Gardening for the Million eBook

This eBook from the Gutenberg Project consists of approximately 211 pages of information about Gardening for the Million.

Insects on Plants.—­To destroy insects on plants wash the plant with Tobacco-Water (which see).  Or put 1 oz. of quassia chips in a muslin bag, pour on some boiling water, and make it up to I gallon; dissolve 1 oz. of soft soap, add it to the chips, and stir well.  Use it two or three times during spring and early summer.

Inula Royleana (Fleabane).—­A hardy perennial which flowers in November.  It will grow in any garden soil, and can be increased by seeds, or by division of the roots.  Height, 3 ft.

Ionopsidium.—­These hardy annuals grow freely in any rich, damp soil; a shady position is indispensable.  Height, 1/8 ft.

Ipomoea.—­These beautiful climbing plants are very suitable for covering trellis-work, or for the pillars or rafters of the stove-house.  The seed is generally sown in April on a hotbed or under glass, and the young plants set out in the border of the house in May in light, rich soil.  Success is mainly secured by allowing plenty of root-room.  The perennial kinds are increased from cuttings taken from the small side-shoots placed in sand in a brisk bottom-heat.  If grown in the open they often shed their seed, and come up year after year with but little attention.  They make a good contrast to Canariensis.  The Ipomoea Horsfalliae, with its bright scarlet flowers, has a lovely appearance, but must be treated as a stove evergreen.  This is propagated by layers, or by grafting on some strong-growing kind.  It thrives in loam and peat mixed with a little dung, and flowers in July or August.  Height, 6 ft. to 10 ft.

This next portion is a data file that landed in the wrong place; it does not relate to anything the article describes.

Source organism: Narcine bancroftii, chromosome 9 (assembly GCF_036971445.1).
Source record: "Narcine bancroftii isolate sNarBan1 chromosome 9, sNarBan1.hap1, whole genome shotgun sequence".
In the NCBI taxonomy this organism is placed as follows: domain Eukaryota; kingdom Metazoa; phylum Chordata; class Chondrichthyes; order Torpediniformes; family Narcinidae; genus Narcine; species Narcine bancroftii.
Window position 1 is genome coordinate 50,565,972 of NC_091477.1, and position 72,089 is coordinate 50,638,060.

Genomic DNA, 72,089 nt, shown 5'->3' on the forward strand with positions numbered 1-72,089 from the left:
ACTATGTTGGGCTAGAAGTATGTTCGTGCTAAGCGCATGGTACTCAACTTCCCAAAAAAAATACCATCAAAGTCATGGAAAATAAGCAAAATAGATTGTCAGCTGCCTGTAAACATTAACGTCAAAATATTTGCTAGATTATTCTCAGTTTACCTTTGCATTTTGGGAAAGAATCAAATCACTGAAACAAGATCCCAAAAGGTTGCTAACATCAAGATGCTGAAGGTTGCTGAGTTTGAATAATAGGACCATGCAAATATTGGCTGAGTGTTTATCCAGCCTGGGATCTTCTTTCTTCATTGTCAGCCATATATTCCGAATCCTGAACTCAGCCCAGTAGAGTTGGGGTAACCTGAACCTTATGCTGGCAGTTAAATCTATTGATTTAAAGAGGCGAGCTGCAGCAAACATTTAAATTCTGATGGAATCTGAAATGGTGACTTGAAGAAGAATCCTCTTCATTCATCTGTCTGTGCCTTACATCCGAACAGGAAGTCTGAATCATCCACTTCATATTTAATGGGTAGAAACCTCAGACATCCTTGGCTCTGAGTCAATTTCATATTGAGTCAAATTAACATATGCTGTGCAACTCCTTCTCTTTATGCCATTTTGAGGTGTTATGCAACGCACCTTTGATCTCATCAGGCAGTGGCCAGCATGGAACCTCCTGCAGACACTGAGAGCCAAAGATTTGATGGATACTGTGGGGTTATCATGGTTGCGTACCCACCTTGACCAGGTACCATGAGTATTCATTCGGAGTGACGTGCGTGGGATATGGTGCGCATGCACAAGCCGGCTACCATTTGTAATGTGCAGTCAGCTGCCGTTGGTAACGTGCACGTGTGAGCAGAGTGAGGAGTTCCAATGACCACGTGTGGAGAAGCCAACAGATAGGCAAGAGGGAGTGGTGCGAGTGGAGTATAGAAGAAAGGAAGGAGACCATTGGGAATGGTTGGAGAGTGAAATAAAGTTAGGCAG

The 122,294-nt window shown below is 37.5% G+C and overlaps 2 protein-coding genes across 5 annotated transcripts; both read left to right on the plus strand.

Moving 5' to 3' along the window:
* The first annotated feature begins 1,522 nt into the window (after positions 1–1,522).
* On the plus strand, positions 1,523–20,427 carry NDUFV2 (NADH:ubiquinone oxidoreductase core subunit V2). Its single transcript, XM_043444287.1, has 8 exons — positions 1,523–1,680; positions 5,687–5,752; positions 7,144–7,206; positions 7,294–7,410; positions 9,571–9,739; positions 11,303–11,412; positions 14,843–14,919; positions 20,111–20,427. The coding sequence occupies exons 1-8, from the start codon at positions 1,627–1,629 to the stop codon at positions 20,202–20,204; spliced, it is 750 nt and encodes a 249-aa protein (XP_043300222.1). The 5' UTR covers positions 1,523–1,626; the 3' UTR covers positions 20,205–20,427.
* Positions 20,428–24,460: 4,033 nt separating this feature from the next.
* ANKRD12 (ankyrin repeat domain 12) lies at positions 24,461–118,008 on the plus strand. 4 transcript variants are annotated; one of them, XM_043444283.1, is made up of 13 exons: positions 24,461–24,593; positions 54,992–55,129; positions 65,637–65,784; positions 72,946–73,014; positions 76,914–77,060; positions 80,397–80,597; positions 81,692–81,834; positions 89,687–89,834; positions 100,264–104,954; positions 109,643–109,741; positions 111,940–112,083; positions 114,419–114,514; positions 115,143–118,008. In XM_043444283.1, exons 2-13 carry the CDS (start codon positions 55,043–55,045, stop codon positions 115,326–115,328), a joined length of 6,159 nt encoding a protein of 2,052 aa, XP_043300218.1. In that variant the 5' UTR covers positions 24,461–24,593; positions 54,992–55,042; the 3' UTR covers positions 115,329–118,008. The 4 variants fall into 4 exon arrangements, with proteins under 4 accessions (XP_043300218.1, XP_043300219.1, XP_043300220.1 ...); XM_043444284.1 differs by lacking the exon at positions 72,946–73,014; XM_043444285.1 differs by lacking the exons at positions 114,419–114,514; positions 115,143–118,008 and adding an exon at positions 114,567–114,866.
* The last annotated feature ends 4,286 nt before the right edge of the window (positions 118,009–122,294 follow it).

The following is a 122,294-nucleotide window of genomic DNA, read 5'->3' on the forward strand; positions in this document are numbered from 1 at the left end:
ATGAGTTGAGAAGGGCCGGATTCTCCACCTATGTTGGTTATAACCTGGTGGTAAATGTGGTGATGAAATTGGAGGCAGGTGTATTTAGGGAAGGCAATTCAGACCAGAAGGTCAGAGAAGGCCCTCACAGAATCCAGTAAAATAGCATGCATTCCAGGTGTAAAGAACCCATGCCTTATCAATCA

Ipomopsis.—­A very beautiful half-hardy biennial, but difficult to cultivate.  Some gardeners steep the seed in hot water before sowing it; but the best way seems to be to sow it in July in 3-in. pots in equal parts of sandy peat and loam, ensuring good drainage, and place it in a cold frame, giving it very little water.  When the leaves appear, thin out the plants to three or four in each pot.  Replace them in the frame for a week or so, then remove them to a light, airy part of the greenhouse for the winter.  During this period be careful not to over-water them.  In spring shift them into well-drained 4-1/2-in. pots, using the same kind of soil as before, and taking great care not to injure the roots; still give the least possible amount of water.  If plenty of light and air be given, they will flower in July or August.  Height, 2 ft.

Iresines.—­Take cuttings of these greenhouse plants in autumn; insert them thinly in 48-size pots filled with coarse sand, loam, and leaf-mould, and place in a uniform temperature of 60 or 70 degrees.  When they have taken root place them near the glass.  Height, 1-1/2 ft.

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Gardening for the Million from Project Gutenberg. Public domain.
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